'Love Island's' Camilla Thurlow Admits She Considered Suicide At Her Lowest Point
The reality star, who came second with boyfriend Jamie Jewitt in the 2017 dating series, explained that there have been times where she wondered what it would be like "not being alive."
Psst...We have exciting news to share about the future of Pretty 52
Sharing her mental health journey, Camilla admitted that when she turned 30 she hit a "low point" and felt as though she was in a "constant negative spiral" during an appearance on Elizabeth Day's How to Fail podcast.
The Scottish star said: "It's difficult for the people around you of course, if you're a people pleaser as soon as you start disappointing the people around you because you're feeling like that then you're trapped in that, is just a constant negative spiral."
It was during this time that Camilla explained that the dark thoughts started to take over and she "entertained" what not being alive would be like.
She continued: "You start to entertain thoughts about what not being alive would be like, even if it's just letting that cross your mind or whether it becomes a more serious thought pattern.
"But then there's just this constant feeling of unease, just in general, and it starts to become unbearable to be inside my own head all the time and I get completely trapped in it, trapped in a really sort of negative spiral."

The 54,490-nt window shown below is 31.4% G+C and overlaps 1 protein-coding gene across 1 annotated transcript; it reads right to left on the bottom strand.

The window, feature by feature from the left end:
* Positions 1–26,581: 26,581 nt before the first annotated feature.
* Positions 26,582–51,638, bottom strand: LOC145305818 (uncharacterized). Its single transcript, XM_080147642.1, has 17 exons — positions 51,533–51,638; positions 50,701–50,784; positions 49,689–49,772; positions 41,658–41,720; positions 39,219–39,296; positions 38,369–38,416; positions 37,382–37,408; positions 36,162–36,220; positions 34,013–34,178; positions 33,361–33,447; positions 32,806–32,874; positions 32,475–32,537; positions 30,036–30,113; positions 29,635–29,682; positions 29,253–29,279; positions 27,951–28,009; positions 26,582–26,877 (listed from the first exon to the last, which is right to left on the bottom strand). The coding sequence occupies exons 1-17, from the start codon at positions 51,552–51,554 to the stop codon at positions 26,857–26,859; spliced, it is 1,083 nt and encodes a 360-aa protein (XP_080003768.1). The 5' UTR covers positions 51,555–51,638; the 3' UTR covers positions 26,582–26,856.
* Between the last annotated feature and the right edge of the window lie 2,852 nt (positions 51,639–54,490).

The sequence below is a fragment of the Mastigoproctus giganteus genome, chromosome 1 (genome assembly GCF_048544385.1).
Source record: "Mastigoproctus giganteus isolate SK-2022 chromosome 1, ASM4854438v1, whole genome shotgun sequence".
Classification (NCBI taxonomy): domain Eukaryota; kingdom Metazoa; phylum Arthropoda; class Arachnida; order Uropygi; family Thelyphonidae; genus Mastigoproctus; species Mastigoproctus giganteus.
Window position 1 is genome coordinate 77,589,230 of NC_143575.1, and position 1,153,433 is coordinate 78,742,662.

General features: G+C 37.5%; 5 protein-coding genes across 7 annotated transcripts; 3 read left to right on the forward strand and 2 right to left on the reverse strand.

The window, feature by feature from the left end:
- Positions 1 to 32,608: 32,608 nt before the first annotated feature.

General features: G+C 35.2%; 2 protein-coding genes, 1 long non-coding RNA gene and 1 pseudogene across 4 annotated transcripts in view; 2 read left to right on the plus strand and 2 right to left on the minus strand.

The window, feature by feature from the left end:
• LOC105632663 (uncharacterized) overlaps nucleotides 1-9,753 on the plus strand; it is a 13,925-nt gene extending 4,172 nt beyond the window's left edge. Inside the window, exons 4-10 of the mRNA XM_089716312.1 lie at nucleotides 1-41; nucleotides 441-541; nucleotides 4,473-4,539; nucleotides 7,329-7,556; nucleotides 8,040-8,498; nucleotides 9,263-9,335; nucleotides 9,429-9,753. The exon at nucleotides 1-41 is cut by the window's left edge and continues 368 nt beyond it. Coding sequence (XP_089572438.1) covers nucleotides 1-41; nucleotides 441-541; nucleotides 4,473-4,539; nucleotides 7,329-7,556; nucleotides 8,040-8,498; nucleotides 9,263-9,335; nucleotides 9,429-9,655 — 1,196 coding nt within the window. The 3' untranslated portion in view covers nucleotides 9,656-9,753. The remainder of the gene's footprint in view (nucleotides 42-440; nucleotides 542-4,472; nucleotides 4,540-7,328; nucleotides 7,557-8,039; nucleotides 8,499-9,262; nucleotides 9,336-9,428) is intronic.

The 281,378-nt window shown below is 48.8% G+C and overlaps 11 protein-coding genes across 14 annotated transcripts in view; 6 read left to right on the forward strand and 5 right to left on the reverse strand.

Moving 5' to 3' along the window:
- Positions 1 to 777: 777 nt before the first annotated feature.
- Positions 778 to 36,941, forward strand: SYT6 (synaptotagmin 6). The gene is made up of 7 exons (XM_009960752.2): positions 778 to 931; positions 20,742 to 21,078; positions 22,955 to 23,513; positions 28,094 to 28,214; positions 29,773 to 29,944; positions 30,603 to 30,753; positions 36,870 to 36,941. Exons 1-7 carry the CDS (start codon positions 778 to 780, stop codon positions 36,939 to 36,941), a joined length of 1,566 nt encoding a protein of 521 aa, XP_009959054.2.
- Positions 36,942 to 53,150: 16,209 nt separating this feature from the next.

Adding: "It's hard to talk about this necessarily, it's not that the other option becomes any less terrifying but when life becomes unbearable like that you do start to think in a different way, it starts to change the way you look at everything."
She shared: "It's like I can help other people but I can't help myself. To sit with myself and try and support myself when I'm feeling a bad moment I just descend into self-loathing.
"I'd had it before so this year it was a reoccurrence and was managed a lot better. But immediately before Love Island I was in a very, very difficult phase and I really struggled to see a way out of it.
"It's when you can't see a way out, there's no light because you don't think that there's light at the end of the tunnel."
Camilla's candid discussion about her own mental health comes a year after the death of Sophie Gradon and months following Mike Thalassitis' death, both of whom took their own lives.
If you're struggling and need to talk, the Samaritans operates a free phoneline open 24/7. Call 116 123 or email [email protected] if you'd prefer to write down your thoughts.
Featured Image Credit: PA